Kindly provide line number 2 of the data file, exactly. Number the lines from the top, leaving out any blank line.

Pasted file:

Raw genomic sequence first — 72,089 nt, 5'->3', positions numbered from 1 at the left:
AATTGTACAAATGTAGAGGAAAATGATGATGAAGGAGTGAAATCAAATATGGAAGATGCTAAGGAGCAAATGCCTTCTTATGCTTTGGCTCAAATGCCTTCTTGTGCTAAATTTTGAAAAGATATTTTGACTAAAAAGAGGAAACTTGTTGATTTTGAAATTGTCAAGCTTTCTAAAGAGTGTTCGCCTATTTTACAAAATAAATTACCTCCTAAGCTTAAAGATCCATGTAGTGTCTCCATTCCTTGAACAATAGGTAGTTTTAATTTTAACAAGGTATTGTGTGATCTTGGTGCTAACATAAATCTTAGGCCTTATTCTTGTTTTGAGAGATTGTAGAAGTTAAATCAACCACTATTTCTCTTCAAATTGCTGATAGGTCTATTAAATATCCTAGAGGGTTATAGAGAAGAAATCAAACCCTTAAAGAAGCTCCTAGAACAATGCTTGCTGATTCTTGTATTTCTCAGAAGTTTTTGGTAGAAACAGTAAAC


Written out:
AATTGTACAAATGTAGAGGAAAATGATGATGAAGGAGTGAAATCAAATATGGAAGATGCTAAGGAGCAAATGCCTTCTTATGCTTTGGCTCAAATGCCTTCTTGTGCTAAATTTTGAAAAGATATTTTGACTAAAAAGAGGAAACTTGTTGATTTTGAAATTGTCAAGCTTTCTAAAGAGTGTTCGCCTATTTTACAAAATAAATTACCTCCTAAGCTTAAAGATCCATGTAGTGTCTCCATTCCTTGAACAATAGGTAGTTTTAATTTTAACAAGGTATTGTGTGATCTTGGTGCTAACATAAATCTTAGGCCTTATTCTTGTTTTGAGAGATTGTAGAAGTTAAATCAACCACTATTTCTCTTCAAATTGCTGATAGGTCTATTAAATATCCTAGAGGGTTATAGAGAAGAAATCAAACCCTTAAAGAAGCTCCTAGAACAATGCTTGCTGATTCTTGTATTTCTCAGAAGTTTTTGGTAGAAACAGTAAAC